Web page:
Tony Wheeler has taken some heat recently from fans of Lonely Planet who accuse him of selling out to a British government media monopoly which will only exploit his vast storage of travel information and use it for the exploitation of the masses. But most readers seem to think this is an OK match and that LP-BBC Worldwide will be a comfortable merger that will someday send travel information to travelers on the road along with upscale tourists who still want to know the dance schedule at Nana. Time will tell.
Here's what Tony has to say to the readers of Thorn Tree:
A Message from Tony & Maureen Wheeler
Posted at 05:02PM Oct 02, 2007 by CarolB
A message to the Thorn Tree community from Tony & Maureen Wheeler:
Yes, it's finally happened, after 34 years almost to the month, we’re moving on from Lonely Planet. We could say it's so we have more time for travel, but the reality is we've known for some time that Lonely Planet has to make a big step into the future.
But guidebooks are only part of Lonely Planet, the non-print part of our activities from websites to Lonely Planet Images, LPTV to B2B projects, may be a smaller part in turnover terms, but it’s the area which we believe is going to become increasingly important. Since 1994 we have spent a lot of time and money trying to find ways to help travellers access the immense amount of information we have on just about everywhere, as, how, when and where they want it.
We have developed useful tools online for travellers and instigated the mighty Thorn Tree, but to really develop this medium to its fullest extent, to be as innovative and as powerful a resource online as we are in print, we need help. The books subsidise everything else and are the basis of everything we do. We need to continue to invest in researching and collating information, but as technology develops we also need expertise and financial muscle to really exploit our full potential as the travel information authority of the future.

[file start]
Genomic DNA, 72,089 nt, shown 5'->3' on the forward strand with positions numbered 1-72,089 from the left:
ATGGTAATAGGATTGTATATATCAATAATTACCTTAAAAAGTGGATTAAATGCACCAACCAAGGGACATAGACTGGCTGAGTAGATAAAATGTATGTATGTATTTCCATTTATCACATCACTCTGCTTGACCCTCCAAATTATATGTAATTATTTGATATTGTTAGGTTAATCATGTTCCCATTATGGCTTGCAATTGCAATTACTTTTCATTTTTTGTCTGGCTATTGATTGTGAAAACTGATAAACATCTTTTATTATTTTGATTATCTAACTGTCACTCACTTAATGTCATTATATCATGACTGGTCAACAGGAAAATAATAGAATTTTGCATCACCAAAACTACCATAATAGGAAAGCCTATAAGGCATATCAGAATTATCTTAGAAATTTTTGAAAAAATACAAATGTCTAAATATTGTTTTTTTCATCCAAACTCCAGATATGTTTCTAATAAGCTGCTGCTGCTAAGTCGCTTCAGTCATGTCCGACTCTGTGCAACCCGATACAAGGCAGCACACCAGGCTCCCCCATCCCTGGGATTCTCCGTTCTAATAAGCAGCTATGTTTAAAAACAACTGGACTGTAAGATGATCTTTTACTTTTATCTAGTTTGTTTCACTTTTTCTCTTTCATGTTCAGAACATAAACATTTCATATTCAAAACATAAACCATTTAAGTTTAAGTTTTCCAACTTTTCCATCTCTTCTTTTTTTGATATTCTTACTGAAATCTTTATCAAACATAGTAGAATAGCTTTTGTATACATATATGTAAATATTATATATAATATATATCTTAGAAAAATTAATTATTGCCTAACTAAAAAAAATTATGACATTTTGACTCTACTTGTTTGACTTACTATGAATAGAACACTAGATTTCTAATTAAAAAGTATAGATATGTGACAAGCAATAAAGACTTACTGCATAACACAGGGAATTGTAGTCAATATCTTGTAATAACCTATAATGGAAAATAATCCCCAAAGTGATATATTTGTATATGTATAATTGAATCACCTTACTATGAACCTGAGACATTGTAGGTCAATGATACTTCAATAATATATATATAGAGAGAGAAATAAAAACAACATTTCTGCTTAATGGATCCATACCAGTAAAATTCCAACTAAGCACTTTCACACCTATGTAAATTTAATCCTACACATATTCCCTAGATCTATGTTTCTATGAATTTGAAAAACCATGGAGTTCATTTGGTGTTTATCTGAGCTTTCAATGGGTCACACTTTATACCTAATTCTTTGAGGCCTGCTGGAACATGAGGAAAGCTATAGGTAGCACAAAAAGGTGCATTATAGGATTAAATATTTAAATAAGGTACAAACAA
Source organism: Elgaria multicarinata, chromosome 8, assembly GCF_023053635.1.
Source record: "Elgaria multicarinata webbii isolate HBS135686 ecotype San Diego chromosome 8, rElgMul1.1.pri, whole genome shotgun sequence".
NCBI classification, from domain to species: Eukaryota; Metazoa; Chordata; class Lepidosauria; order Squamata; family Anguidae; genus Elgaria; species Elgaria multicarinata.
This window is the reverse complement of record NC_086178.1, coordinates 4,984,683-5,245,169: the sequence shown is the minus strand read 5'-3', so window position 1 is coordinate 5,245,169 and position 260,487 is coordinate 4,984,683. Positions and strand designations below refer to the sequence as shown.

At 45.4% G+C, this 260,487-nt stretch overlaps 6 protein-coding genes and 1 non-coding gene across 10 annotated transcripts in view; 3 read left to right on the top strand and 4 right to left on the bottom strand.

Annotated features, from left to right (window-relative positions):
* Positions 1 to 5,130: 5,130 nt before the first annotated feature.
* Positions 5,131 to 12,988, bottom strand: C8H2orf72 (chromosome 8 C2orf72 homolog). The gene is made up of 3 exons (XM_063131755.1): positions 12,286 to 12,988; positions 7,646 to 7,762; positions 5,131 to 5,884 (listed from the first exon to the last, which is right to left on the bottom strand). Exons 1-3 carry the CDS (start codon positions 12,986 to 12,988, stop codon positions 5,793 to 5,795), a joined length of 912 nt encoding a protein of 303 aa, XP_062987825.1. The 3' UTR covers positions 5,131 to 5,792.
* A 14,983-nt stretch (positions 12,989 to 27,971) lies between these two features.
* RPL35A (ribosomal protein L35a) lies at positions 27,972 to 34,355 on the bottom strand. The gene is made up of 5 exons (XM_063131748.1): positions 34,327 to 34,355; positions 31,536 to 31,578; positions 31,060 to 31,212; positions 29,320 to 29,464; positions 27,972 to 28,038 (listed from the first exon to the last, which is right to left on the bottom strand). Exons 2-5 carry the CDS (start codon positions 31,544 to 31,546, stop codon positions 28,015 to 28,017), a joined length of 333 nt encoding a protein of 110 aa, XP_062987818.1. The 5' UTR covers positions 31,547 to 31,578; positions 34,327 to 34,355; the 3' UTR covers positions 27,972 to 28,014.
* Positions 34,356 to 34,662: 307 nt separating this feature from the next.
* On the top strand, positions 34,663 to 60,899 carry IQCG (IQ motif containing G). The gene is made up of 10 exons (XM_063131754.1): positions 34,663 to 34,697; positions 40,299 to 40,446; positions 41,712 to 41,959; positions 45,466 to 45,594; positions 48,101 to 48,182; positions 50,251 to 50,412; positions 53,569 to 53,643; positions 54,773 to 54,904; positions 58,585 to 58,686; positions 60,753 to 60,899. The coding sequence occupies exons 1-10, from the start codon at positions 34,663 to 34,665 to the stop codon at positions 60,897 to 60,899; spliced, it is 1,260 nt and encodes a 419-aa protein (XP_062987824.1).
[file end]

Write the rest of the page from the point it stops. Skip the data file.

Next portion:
Enter BBC Worldwide. It's the side of the BBC which produces and markets BBC projects for the outside world, not just the British radio and television programs but also magazines, international TV channels, websites and mobile services. It's global, it has a wonderful reputation and as of today it's the new majority owner of Lonely Planet.
Why did we choose them? We had many offers from digital companies to international publishing houses to private entrepreneurs, and many were interesting, however BBCW got our attention because on so many important levels they 'got' Lonely Planet. Innovative and quirky, authoritative and trustworthy, ethical and principled are all words that we use within Lonely Planet to describe our company. All these words can also be applied to BBCW. We have spent several months getting to know BBCW and we are confident they are the right partner to help us take Lonely Planet into the future.
What changes is this going to mean? Only positive ones we believe. Their view is the book side of the operation ain't broke so they don’t have to fix it. That side will continue with new projects and new ideas just as it is doing today. The other side of Lonely Planet – that non-print side – is going to get a lot more energy and push.
And what will we do? Well we’re still going to have a substantial stake in Lonely Planet – 25% ownership – and BBCW have asked us to stay on board and work with them. We think we're going to be involved in some exciting new projects. And we might get more time to travel.
Lonely Planet Thorn Tree Message from Tony Wheeler